# Problem A

A-Mazing Puzzle

The Severely Challenging Archaeological Exploration Division (SCArED) specializes in the investigation of archaeological sites that are too difficult, dangerous or downright terrifying for humans to examine firsthand. Instead they send in one or more mobile robots to investigate, each robot outfitted with a complex set of sensors, recorders and manipulators. Each robot is radio-controlled and has a small nuclear reactor to power what sometimes ends up being an extended stay at the sites.

Recently a complex underground maze of the Desreverezam Civilization has been discovered. SCArED sent in two robots to investigate and over the course of several months they have mapped out the entire maze. But then disaster struck — due to some unforeseen anomaly they no longer have radio contact with the two robots (the researchers are torn between the cause of this: either some magnetoferritin crystals in the walls or angry poltergeists). After several weeks of trying to regain contact with the two robots they finally have managed to open up a shared channel with them. There’s not much bandwidth in the connection, so they can only send three basic commands to the robots: (Move) Forward, (Turn) Left and (Turn) Right. Since this is a shared channel they cannot send differentiated commands to each robot, so if they send the Forward command each robot will try to move forward simultaneously. If there is an opening in front of them that’s fine but if there’s a wall in front of one of the robots it will bump into the wall and remain where it is. Any Turn command will likewise cause the robots to turn in lockstep.

The researchers would like to find the minimum number of Forward commands to get both robots out of the maze (the Turn commands take so little time and power that they can be ignored). As soon as either is out of the maze they can return to the surface and ignore any future commands. Consider the situation in Figure 1 where both robots are currently facing South. One approach to get the robots out of the maze is to first get robot B out as quickly as possible by moving it to locations $(6,2)$, $(6,1)$, $(5,1)$, $(4,1)$ and then out of the maze. This takes $5$ Forward moves and in the process robot A moves to $(3,1)$ and stays there, bumping against walls $4$ times. After robot B is out robot A can exit the maze in $6$ more Forward moves, for a total of $11$ moves. However, if robot A is moved out as quickly as possible first and then robot B is moved out, only $8$ Forward moves are needed. For other mazes, the minimum number of Forward moves may not involve getting either robot out as quickly as possible (see Sample Input 2).

Given a maze and the initial positions and orientations of the robots, help the researchers out by determining the minimum number of Forward commands to get both robots out of the maze. If there are several sets of minimum Forward commands then the one that leads to the least number of wall bumps is preferred. Oh, and one more thing: the robots should never be on top of each other inside the maze — this may lead to a chain reaction of their nuclear power generators leading to an explosion that could destroy the planet. This should be avoided.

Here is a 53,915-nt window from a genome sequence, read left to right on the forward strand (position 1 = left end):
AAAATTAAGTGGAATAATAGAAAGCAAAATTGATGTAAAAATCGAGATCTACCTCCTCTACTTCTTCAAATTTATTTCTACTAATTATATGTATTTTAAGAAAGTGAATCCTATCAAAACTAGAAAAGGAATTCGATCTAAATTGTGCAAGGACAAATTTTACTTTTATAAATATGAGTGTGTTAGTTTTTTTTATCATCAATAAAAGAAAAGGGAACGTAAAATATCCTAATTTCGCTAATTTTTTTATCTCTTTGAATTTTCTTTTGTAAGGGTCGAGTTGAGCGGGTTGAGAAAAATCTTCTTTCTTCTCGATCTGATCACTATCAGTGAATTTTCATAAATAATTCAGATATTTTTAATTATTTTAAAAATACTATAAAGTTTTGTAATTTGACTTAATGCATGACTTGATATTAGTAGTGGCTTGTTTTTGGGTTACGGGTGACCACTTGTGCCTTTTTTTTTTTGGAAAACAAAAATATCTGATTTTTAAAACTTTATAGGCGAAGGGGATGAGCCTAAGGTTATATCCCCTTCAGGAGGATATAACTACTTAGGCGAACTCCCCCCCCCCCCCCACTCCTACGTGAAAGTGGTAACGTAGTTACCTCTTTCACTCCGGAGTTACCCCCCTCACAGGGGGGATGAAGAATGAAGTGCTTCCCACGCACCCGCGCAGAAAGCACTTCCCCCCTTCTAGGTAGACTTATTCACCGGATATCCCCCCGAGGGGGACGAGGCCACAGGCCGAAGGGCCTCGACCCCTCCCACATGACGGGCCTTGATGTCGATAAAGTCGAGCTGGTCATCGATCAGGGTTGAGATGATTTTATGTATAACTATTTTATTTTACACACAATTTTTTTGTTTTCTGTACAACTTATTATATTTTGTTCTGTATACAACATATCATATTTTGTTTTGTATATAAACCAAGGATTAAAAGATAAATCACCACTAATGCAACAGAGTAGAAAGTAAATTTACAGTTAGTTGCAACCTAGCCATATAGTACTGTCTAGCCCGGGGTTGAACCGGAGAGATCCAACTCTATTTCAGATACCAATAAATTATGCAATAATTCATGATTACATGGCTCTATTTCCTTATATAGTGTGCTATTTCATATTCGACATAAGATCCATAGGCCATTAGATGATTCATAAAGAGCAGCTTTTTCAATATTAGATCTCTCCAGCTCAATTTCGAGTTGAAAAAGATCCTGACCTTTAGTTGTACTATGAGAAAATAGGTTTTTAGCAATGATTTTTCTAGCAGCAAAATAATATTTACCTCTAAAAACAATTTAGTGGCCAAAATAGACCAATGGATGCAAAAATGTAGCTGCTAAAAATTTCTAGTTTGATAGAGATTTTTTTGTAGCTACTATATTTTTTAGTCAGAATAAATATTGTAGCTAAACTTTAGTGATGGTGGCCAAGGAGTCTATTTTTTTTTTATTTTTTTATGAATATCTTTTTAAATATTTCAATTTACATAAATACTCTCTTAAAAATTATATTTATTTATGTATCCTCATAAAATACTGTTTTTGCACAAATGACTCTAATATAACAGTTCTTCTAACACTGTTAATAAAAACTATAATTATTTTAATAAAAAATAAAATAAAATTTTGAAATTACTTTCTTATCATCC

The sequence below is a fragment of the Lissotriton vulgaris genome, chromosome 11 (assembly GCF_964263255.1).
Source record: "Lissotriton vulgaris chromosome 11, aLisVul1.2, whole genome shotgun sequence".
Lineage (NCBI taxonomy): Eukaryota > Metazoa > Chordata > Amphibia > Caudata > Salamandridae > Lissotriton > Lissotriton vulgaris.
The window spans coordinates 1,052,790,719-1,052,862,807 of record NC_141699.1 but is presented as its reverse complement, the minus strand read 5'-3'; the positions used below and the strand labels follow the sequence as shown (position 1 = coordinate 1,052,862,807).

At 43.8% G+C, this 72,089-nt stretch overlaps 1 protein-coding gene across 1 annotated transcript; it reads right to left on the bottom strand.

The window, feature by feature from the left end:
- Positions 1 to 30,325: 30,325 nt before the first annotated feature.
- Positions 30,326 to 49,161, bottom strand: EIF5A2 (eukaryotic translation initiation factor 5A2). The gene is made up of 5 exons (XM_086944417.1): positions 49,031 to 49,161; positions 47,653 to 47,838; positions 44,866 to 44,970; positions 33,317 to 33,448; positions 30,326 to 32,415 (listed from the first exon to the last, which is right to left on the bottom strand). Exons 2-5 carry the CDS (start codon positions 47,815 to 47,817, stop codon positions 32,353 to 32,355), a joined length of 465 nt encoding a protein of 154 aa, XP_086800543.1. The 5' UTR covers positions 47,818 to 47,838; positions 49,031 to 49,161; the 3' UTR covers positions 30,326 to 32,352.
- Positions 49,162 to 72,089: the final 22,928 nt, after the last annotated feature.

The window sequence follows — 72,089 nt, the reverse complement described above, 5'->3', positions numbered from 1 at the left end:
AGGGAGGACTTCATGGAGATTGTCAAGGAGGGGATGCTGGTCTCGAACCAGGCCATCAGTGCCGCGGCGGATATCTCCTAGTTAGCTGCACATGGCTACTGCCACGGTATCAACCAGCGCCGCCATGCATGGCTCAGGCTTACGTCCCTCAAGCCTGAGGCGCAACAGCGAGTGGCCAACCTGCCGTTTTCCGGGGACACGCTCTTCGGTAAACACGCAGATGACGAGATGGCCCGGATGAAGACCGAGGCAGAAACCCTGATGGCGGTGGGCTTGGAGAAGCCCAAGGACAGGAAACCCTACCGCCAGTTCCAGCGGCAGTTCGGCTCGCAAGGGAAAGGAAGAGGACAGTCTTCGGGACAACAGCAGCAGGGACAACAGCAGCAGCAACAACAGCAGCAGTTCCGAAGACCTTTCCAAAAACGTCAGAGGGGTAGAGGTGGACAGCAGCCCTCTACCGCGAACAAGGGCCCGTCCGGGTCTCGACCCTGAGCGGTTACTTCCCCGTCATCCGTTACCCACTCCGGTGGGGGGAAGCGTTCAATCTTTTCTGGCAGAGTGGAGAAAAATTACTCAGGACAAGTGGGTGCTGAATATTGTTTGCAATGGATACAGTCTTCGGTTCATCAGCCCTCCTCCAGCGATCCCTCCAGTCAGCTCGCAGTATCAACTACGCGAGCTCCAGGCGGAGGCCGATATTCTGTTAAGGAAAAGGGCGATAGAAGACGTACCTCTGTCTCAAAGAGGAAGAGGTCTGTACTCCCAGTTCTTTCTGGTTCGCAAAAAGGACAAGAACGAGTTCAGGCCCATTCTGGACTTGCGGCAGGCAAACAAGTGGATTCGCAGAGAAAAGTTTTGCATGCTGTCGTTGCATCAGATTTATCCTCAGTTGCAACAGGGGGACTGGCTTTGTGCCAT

## Input

Input starts with a line containing $3$ positive integers $c$ $r$ $e$ $(c,r \leq 50, e \leq c)$ indicating the maze has $c$ columns and $r$ rows (all numbered starting at $1$) and that the exit to the maze is on the southern side of square $(e,1)$. Following this is a line of the form $c_1$ $r_1$ $d_1$ $c_2$ $r_2$ $d_2$ ($1 \leq c_ i \leq c, 1 \leq r_ i \leq r, d_ i \in \{ \mbox{\tt N,E,S,W}\} )$ indicating that the two robots are at locations $(c_1,r_1)$ and $(c_2,r_2)$ with orientations $d_1$ and $d_2$, respectively. Locations $(c_1, r_1)$ and $(c_2, r_2)$ will never be the same, and $d_1$ and $d_2$ may be different.

After this come two lines which describe the maze. The first line has the form $n$ $c_1$ $r_1$ $c_2$ $r_2 \ldots c_ n$ $r_ n$ ($n \leq r*c, 1 \leq c_ i \leq c, 1 \leq r_ i < r$) where each $c_ i$ $r_ i$ pair indicates that there is a horizontal wall between grid squares $(c_ i,r_ i)$ and $(c_ i,r_ i+1)$. The next line is similar, where each $c_ i$ $r_ i$ pair ($n \leq r*c, 1 \leq c_ i < c, 1 \leq r_ i \leq r$) indicates that there is a vertical wall between grid squares $(c_ i,r_ i)$ and $(c_ i+1,r_ i)$. All exterior walls except the exit are assumed to exist and are not listed in these two lines.

## Output

Output two values: the minimum number of Forward commands to get the two robots out of the maze and the number of bumps that occur using these commands. If there are several ways to get the robots out with the same minimum number of Forward command, use the one that minimizes the number of bumps. It will be possible for both robots to escape the maze in each input instance.

Sample Input 1 | Sample Output 1 |
---|---|

7 4 4 3 2 S 6 3 S 6 1 1 1 2 1 3 2 3 5 1 5 3 11 2 1 3 1 3 2 5 2 6 2 2 3 4 3 5 3 6 3 3 4 6 4 |
8 1 |

Sample Input 2 | Sample Output 2 |
---|---|

3 4 2 1 3 S 3 2 S 1 3 3 5 1 1 2 1 1 2 1 3 2 3 |
7 2 |